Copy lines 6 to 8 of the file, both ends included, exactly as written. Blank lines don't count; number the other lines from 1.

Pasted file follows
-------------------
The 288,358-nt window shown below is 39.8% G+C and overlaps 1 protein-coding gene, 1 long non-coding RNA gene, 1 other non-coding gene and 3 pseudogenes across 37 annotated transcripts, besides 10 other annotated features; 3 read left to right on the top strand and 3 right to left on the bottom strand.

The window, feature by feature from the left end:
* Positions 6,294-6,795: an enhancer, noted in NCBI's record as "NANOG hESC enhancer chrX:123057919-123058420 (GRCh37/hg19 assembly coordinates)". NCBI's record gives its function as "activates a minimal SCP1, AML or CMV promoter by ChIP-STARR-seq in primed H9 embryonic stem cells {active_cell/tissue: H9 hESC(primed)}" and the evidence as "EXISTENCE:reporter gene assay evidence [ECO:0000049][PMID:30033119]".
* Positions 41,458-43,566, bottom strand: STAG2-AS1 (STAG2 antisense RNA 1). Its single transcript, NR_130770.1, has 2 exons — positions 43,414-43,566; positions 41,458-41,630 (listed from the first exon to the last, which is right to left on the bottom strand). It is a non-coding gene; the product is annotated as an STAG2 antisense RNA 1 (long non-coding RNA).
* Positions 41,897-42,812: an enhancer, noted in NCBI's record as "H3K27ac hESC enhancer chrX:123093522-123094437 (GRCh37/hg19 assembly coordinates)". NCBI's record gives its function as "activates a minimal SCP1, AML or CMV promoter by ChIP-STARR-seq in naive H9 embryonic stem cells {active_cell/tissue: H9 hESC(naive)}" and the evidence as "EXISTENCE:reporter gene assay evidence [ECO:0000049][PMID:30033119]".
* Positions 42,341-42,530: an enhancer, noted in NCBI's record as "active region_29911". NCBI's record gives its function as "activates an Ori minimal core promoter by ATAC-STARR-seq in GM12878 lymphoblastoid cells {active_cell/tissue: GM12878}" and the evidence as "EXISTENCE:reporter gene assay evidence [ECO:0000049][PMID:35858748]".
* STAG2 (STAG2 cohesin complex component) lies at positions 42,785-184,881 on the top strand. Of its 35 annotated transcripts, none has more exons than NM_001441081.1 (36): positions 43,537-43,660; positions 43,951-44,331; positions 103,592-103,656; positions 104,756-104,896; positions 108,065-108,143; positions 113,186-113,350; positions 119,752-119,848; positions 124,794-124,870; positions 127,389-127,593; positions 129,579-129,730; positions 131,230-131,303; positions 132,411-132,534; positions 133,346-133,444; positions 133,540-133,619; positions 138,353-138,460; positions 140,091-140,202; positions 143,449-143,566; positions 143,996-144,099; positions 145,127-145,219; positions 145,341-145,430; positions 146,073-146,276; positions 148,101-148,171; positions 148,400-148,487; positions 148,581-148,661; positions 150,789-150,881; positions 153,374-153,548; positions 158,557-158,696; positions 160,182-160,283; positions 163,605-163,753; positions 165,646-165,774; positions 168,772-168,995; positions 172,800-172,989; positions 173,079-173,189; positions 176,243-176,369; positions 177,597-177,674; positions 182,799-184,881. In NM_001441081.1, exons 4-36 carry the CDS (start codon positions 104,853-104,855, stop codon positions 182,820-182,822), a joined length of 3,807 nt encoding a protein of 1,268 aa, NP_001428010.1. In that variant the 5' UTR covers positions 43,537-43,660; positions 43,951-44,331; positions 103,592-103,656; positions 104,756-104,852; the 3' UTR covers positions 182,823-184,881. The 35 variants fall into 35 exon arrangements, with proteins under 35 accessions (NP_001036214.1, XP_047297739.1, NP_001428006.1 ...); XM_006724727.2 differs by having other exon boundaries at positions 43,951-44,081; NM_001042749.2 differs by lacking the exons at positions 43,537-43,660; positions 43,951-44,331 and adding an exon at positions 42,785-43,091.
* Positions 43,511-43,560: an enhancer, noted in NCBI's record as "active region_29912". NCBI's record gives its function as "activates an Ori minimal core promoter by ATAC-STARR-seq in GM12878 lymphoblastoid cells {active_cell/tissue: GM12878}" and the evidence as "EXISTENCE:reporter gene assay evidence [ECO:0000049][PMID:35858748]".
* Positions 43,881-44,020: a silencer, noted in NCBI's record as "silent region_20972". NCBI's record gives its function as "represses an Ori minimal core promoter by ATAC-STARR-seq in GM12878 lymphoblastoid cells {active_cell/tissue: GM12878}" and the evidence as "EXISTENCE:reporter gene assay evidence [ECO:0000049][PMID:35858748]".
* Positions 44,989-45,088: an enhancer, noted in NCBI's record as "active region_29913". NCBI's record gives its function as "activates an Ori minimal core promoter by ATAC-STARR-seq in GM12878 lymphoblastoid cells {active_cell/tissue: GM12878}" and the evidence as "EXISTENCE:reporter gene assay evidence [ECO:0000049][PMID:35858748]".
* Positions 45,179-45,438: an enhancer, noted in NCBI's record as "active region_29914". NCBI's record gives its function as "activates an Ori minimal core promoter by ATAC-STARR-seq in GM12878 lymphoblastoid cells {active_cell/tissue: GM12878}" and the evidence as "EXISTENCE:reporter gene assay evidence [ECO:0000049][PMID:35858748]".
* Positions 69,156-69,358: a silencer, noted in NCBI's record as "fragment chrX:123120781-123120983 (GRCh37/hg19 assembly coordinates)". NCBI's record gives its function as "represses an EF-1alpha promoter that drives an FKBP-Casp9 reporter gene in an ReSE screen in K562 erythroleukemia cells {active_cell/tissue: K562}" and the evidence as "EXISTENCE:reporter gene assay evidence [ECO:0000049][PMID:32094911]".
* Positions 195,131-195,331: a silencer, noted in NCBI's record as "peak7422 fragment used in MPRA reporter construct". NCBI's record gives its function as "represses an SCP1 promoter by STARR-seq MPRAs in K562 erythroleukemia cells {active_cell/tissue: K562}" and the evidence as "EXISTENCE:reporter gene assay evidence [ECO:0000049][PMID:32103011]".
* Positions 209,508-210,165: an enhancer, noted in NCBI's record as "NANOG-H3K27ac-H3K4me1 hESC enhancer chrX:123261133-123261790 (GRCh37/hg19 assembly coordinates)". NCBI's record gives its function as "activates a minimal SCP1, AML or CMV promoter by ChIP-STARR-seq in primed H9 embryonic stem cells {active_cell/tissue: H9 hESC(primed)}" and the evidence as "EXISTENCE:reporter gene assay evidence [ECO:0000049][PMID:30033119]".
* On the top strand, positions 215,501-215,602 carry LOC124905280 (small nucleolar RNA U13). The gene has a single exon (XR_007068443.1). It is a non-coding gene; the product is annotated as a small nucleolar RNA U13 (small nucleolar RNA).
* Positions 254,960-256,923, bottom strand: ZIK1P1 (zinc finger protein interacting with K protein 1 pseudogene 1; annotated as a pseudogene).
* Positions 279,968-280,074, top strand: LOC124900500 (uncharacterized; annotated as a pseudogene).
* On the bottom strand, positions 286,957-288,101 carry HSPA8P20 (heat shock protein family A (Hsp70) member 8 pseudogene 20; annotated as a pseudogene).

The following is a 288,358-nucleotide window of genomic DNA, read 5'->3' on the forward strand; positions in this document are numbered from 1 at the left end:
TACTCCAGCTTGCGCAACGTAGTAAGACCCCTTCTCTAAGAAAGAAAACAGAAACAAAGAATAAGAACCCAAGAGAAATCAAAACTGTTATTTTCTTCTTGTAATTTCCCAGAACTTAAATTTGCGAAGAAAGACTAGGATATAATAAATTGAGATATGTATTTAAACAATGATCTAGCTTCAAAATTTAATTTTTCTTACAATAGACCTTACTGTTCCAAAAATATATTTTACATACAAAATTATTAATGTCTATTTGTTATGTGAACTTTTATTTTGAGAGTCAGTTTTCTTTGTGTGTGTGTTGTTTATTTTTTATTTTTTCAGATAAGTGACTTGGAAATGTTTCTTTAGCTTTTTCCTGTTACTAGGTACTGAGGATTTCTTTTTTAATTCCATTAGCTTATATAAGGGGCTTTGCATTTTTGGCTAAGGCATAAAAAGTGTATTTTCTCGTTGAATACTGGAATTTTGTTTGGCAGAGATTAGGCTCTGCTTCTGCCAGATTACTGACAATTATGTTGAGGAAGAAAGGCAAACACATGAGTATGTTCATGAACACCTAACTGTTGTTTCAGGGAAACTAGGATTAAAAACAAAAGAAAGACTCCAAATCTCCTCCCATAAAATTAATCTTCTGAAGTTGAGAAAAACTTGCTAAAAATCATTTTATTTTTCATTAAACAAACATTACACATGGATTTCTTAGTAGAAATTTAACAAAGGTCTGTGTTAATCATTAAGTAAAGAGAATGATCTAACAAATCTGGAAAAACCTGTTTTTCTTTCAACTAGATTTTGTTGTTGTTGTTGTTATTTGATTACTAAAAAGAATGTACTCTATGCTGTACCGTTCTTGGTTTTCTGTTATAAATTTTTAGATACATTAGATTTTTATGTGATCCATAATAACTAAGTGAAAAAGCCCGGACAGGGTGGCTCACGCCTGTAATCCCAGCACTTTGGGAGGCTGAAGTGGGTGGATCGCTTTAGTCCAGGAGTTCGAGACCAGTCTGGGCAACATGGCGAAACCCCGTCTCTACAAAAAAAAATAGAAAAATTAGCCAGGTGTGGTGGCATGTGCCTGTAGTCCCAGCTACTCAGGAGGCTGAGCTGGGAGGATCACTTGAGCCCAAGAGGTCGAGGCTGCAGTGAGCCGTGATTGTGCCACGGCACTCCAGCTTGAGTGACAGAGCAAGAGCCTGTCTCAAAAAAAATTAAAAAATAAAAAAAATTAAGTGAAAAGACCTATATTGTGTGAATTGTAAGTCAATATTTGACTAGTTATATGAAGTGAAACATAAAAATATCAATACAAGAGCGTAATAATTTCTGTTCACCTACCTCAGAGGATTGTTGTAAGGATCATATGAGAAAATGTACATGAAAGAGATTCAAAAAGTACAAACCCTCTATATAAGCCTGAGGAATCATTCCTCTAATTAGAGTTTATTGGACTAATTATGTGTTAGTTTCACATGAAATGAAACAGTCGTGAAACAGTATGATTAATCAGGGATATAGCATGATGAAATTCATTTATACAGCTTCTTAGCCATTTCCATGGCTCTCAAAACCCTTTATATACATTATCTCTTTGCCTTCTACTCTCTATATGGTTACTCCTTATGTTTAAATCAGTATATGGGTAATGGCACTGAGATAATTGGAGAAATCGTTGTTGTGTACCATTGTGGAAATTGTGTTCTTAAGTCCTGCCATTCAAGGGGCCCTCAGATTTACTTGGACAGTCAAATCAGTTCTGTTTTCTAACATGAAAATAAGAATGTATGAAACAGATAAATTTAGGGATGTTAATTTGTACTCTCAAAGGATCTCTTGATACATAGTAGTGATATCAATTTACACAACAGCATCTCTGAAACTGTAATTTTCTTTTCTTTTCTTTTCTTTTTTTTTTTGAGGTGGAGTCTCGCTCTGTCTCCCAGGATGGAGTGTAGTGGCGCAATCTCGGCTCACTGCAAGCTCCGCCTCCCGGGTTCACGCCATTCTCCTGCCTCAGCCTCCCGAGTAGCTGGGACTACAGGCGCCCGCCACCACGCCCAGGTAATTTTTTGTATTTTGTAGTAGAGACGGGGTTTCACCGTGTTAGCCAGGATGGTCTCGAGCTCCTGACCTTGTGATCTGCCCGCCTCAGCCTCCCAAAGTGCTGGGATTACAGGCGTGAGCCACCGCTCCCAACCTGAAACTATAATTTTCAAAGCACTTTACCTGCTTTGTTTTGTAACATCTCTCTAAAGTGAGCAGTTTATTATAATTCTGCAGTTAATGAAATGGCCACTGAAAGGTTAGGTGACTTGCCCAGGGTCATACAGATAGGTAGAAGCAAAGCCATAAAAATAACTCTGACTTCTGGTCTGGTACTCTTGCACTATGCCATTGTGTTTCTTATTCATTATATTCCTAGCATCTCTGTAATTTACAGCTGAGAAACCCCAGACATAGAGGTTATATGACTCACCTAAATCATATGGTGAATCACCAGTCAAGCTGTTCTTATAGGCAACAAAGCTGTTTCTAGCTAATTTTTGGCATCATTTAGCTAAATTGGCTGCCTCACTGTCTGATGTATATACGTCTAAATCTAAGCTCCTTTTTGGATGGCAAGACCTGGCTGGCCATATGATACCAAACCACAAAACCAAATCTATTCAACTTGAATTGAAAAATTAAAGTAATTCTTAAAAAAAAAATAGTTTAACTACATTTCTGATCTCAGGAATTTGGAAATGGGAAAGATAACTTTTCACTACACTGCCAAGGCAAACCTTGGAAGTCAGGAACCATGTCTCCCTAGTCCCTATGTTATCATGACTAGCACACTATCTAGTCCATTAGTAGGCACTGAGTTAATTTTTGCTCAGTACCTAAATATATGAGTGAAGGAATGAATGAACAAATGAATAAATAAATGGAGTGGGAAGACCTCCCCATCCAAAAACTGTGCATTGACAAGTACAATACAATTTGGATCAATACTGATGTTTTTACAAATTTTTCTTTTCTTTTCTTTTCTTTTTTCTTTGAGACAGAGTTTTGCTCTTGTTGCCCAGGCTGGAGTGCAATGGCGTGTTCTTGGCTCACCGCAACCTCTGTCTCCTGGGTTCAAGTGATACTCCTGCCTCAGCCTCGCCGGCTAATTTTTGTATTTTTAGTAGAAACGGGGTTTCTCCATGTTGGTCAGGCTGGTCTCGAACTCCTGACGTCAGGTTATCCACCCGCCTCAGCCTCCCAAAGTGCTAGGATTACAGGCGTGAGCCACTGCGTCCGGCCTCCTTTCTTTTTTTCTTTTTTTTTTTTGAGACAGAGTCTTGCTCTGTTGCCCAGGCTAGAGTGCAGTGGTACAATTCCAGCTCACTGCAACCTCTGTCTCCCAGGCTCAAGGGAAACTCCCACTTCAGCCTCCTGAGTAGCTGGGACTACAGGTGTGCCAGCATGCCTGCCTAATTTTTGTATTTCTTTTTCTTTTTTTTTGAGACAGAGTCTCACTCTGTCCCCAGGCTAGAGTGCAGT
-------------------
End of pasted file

* Positions 42,341-42,530: an enhancer, noted in NCBI's record as "active region_29911". NCBI's record gives its function as "activates an Ori minimal core promoter by ATAC-STARR-seq in GM12878 lymphoblastoid cells {active_cell/tissue: GM12878}" and the evidence as "EXISTENCE:reporter gene assay evidence [ECO:0000049][PMID:35858748]".
* STAG2 (STAG2 cohesin complex component) lies at positions 42,785-184,881 on the top strand. Of its 35 annotated transcripts, none has more exons than NM_001441081.1 (36): positions 43,537-43,660; positions 43,951-44,331; positions 103,592-103,656; positions 104,756-104,896; positions 108,065-108,143; positions 113,186-113,350; positions 119,752-119,848; positions 124,794-124,870; positions 127,389-127,593; positions 129,579-129,730; positions 131,230-131,303; positions 132,411-132,534; positions 133,346-133,444; positions 133,540-133,619; positions 138,353-138,460; positions 140,091-140,202; positions 143,449-143,566; positions 143,996-144,099; positions 145,127-145,219; positions 145,341-145,430; positions 146,073-146,276; positions 148,101-148,171; positions 148,400-148,487; positions 148,581-148,661; positions 150,789-150,881; positions 153,374-153,548; positions 158,557-158,696; positions 160,182-160,283; positions 163,605-163,753; positions 165,646-165,774; positions 168,772-168,995; positions 172,800-172,989; positions 173,079-173,189; positions 176,243-176,369; positions 177,597-177,674; positions 182,799-184,881. In NM_001441081.1, exons 4-36 carry the CDS (start codon positions 104,853-104,855, stop codon positions 182,820-182,822), a joined length of 3,807 nt encoding a protein of 1,268 aa, NP_001428010.1. In that variant the 5' UTR covers positions 43,537-43,660; positions 43,951-44,331; positions 103,592-103,656; positions 104,756-104,852; the 3' UTR covers positions 182,823-184,881. The 35 variants fall into 35 exon arrangements, with proteins under 35 accessions (NP_001036214.1, XP_047297739.1, NP_001428006.1 ...); XM_006724727.2 differs by having other exon boundaries at positions 43,951-44,081; NM_001042749.2 differs by lacking the exons at positions 43,537-43,660; positions 43,951-44,331 and adding an exon at positions 42,785-43,091.
* Positions 43,511-43,560: an enhancer, noted in NCBI's record as "active region_29912". NCBI's record gives its function as "activates an Ori minimal core promoter by ATAC-STARR-seq in GM12878 lymphoblastoid cells {active_cell/tissue: GM12878}" and the evidence as "EXISTENCE:reporter gene assay evidence [ECO:0000049][PMID:35858748]".